This over exposed and grainy looking film fails in the classroom, but almost gets it right in the romantic comedy segments. In class Mona often stares off into the distance and just seems out of it. The children are always reminding her what their current assignment is and she comes off as being really disconnected from them in every way. Her compulsive behavior disorder isn’t used at all except for extreme moments, yet somehow one of the kids picks up on it.
While the classroom segments are weak, anytime Chris Messina comes into the picture he adds an energy that is sorely lacking. His smile actually overtakes Jessica Alba’s complete on screen presence. I’d really like to see him in a good romantic comedy. Alba does a fine job, but she’s the kind of actor that needs a good director. Here director Marilyn Agrelo just doesn’t pay much attention to what she’s putting on the screen or why. Instead of standing out An Invisible Sign would rather remain invisible, standing shoulder to shoulder with other more of the same dramas covering the same ground. This is a movie that emulates what someone would think a good indie drama would be, combining elements halfhazardly from better films without thinking about an underlying theme. The opening fairy tale story and how that applies to the ending is the only minuscule bit of genius here.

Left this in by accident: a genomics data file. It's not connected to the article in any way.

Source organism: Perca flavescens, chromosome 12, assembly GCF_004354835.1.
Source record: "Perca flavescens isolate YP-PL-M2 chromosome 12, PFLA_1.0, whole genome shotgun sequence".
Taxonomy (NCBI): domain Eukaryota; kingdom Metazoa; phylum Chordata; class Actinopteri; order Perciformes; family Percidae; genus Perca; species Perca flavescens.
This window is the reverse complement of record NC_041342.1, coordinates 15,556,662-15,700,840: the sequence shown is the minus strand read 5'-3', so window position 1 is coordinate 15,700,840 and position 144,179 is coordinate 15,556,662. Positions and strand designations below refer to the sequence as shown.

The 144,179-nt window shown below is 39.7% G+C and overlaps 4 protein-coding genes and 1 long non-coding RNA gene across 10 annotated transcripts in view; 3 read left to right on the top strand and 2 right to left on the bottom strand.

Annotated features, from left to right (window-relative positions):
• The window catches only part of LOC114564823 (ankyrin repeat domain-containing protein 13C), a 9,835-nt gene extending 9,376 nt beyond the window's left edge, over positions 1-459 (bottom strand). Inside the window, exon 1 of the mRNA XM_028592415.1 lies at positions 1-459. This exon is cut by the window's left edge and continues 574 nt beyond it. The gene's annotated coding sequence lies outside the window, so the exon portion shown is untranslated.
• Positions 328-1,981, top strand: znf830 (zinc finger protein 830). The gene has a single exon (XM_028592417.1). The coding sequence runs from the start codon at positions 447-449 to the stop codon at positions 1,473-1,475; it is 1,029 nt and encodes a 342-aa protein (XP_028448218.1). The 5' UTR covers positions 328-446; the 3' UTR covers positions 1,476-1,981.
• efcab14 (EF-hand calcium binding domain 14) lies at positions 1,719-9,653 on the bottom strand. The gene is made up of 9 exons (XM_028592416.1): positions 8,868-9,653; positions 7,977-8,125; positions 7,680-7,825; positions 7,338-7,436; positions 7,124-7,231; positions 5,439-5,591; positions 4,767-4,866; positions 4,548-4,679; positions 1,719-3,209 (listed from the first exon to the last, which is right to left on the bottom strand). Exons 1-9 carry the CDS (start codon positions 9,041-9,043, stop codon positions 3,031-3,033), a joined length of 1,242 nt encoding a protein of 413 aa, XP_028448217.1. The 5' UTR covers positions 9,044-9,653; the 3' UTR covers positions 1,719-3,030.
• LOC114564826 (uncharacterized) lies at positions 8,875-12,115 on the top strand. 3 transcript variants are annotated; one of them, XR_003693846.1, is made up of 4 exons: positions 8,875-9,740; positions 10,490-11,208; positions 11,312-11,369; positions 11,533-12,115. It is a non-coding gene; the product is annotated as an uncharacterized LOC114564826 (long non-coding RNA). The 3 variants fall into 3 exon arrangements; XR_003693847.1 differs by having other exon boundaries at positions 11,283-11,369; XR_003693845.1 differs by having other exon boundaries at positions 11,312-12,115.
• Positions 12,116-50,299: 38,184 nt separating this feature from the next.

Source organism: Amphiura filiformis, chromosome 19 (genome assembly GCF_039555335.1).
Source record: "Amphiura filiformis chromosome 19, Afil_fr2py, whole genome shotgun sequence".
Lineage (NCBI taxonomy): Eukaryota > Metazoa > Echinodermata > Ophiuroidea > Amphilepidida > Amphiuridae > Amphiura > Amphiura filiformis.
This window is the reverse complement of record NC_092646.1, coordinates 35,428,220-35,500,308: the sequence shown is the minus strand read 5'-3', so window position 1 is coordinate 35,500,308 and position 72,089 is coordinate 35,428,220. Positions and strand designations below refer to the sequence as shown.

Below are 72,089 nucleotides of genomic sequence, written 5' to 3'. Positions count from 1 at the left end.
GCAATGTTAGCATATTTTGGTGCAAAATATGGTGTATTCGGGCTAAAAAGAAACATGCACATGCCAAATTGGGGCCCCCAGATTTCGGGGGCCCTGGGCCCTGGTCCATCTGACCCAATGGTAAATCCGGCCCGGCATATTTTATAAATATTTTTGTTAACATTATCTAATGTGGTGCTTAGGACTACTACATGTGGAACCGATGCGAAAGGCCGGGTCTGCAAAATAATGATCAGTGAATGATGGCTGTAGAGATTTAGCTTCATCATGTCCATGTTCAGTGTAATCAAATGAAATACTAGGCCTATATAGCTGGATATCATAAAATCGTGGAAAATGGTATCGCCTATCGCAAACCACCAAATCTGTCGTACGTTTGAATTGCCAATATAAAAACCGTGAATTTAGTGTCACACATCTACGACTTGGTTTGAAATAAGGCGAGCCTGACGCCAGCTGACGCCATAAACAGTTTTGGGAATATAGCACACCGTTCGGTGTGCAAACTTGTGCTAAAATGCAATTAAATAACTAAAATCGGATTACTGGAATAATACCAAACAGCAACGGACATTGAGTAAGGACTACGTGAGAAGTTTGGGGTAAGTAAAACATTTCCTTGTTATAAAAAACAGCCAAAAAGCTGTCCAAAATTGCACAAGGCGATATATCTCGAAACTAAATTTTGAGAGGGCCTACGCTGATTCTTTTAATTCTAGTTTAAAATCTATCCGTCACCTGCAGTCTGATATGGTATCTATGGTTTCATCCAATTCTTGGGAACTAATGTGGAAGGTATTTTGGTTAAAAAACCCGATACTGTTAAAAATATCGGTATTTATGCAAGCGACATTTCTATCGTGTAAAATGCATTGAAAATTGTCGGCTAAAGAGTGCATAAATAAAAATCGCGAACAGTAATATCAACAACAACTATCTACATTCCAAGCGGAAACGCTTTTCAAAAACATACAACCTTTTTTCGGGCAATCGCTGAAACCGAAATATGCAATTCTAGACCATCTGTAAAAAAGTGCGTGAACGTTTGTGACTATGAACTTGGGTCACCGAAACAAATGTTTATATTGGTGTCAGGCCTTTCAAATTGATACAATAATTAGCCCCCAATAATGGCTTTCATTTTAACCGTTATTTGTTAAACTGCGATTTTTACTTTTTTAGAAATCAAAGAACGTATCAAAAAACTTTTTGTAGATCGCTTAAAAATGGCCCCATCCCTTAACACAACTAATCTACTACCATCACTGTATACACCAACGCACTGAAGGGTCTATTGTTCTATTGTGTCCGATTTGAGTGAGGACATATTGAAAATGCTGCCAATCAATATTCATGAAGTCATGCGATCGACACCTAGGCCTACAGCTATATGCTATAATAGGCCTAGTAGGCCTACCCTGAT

The supporting cast is great, although never given a chance to really shine. J.K. Simmons as Mr. Jones, Mona’s elementary school math teacher and next door neighbor, and John Shea as Mona’s not all there father disappear into their roles like the old pros they are. It’s not that this is a horrible movie, it’s just doesn’t try very hard. With glimpses of something better here and there An Invisible Sign is something to pick up if you’ve seen everything else.
Director: Marilyn Agrelo
Stars: Jessica Alba, Chris Messina, John Shea, J.K. Simmons